Media invade as students analyze Columbia shuttle debris
From CNN Headline News to the Washington Post, Lehigh engineering has enjoyed a flood of positive publicity recently thanks to the efforts of Prof. Arnold Marder and the seniors in his failure-analysis class.
CNN, the Post and the Los Angeles Times are just a few of the media outlets that have reported on the class’s investigation of debris from the Columbia space shuttle disaster of 2003.
Mat 338: Failure Analysis Reports, required of all materials science and engineering seniors, gives students an opportunity to spend an entire semester examining real-life products that have failed.
Marder, the R.D. Stout Distinguished Professor of materials science and engineering and course instructor, served as a consultant to NASA’s Kennedy Space Center last year during a sabbatical. He petitioned NASA to allow Lehigh students to examine some of the 80,000 pieces of debris recovered after the Columbia exploded over the southern U.S. in February 2003.
Seven astronauts died in the accident, which investigators say was caused when chunks of foam insulation spalled, or broke away, from the shuttle’s fuel tank during launch, striking and damaging the reinforced-carbon carbon wing panel and exposing it to excessive heat when the Columbia re-entered the atmosphere.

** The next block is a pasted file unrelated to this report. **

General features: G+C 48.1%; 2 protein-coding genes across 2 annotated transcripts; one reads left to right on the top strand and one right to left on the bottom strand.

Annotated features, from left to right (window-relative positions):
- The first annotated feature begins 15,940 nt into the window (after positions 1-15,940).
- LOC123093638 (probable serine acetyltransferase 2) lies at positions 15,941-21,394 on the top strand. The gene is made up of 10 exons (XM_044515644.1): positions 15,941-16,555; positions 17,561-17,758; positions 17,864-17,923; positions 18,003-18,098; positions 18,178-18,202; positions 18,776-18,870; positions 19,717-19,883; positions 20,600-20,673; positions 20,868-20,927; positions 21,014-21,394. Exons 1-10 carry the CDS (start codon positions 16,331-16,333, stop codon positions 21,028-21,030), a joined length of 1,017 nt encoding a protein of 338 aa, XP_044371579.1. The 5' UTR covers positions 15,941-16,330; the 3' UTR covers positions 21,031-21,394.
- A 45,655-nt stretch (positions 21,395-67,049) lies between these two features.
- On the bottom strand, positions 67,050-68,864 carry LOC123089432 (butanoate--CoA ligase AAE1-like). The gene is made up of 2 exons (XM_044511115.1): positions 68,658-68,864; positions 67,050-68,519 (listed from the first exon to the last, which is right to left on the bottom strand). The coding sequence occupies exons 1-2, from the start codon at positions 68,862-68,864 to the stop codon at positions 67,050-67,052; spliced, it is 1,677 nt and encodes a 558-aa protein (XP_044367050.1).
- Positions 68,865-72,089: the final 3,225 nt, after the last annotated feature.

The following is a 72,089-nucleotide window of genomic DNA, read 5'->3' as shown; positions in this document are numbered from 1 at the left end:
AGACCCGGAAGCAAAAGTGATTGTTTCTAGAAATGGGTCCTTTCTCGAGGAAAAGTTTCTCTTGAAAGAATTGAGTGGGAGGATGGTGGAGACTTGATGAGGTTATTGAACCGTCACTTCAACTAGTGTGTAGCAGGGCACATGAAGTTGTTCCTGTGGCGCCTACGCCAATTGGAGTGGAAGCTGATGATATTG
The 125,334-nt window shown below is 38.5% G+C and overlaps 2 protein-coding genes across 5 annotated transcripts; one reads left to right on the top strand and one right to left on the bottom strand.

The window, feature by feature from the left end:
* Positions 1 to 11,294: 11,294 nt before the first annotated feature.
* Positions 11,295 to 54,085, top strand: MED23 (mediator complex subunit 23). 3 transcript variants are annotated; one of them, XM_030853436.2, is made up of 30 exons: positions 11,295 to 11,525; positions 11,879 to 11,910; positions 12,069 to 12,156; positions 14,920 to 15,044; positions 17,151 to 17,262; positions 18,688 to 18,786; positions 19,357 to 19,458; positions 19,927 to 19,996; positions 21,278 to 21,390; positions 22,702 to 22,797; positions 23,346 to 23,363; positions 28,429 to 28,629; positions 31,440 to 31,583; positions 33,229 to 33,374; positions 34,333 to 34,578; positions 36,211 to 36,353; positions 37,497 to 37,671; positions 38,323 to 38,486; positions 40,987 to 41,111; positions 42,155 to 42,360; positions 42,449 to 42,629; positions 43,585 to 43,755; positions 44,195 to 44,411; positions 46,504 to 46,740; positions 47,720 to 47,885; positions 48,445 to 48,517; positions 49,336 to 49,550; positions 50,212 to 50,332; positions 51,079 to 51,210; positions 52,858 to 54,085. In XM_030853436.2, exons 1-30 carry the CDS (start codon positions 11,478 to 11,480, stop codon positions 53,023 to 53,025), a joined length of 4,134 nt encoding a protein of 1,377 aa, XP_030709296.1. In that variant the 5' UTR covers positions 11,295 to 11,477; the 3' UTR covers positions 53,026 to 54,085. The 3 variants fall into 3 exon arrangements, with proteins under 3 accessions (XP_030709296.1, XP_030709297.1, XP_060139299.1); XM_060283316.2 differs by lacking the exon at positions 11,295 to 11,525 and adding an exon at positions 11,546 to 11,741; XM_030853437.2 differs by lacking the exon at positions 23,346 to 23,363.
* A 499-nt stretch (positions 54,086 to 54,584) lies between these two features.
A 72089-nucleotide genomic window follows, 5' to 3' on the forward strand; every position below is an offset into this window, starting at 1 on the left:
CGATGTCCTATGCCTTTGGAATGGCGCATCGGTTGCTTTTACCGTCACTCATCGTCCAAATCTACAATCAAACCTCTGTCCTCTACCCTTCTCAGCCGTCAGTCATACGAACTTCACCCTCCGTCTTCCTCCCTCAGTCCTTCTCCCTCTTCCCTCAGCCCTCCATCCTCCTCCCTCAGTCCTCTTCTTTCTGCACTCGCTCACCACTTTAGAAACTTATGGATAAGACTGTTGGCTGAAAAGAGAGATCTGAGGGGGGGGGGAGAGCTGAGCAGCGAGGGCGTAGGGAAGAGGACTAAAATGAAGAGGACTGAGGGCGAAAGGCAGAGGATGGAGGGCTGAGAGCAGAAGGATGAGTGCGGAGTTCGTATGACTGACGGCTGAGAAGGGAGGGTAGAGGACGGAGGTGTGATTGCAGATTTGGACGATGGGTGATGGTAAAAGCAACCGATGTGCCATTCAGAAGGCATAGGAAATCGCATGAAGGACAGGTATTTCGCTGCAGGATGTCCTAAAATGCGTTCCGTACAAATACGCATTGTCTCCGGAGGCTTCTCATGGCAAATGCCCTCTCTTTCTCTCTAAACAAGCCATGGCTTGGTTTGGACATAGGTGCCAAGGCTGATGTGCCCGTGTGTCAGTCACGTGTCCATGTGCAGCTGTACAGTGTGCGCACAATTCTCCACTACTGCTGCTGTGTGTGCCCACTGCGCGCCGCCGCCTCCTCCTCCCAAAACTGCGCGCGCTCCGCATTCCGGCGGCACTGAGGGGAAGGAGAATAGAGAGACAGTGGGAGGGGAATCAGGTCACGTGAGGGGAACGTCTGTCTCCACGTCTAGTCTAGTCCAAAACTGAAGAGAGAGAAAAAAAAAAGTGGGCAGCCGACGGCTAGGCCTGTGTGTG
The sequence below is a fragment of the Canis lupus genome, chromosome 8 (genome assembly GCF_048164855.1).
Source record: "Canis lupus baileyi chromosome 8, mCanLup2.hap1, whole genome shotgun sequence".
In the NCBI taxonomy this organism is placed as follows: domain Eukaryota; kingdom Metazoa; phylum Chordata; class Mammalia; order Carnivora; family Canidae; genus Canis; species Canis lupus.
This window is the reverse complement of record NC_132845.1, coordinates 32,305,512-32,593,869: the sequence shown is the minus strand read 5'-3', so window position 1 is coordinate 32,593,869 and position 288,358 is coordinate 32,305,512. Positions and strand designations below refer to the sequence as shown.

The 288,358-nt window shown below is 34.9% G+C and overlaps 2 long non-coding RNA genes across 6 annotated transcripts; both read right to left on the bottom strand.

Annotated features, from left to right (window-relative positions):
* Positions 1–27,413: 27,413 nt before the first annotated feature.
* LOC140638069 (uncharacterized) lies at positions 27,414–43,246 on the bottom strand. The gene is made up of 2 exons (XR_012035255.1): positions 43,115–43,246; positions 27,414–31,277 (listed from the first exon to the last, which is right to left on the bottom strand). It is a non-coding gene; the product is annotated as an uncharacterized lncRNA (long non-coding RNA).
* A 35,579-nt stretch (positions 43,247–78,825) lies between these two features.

NASA chose Lehigh to be the first university in the U.S. to study previously unanalyzed pieces of debris. A shipment containing 50 pieces of debris arrived in January and students began their forensic investigations on Feb. 17.
Marder said Lehigh was selected in part because its materials science and engineering department is one of the few in the U.S. to offer a course in failure analysis and because of its superior microscopy labs.
Marder said the students’ work will shed light on the behavior of materials under conditions of hypersonic reentry and may also help scientists determine why insulation spalling has occurred in 80 percent of NASA’s shuttle flights.
As of March 3, stories on the failure-analysis class had appeared in more than 100 print and broadcast outlets, some as far away as India.
The class has hosted reporters, photographers and TV crews from the Associated Press of Allentown, Channel 69 (Allentown), Channel 3 (Philadelphia) and the Morning Call (Allentown).
And Marder himself has fielded phone calls and interview requests from a dozen more media.
Washington Post link:
L.A. times link:
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Posted on Saturday, March 05, 2005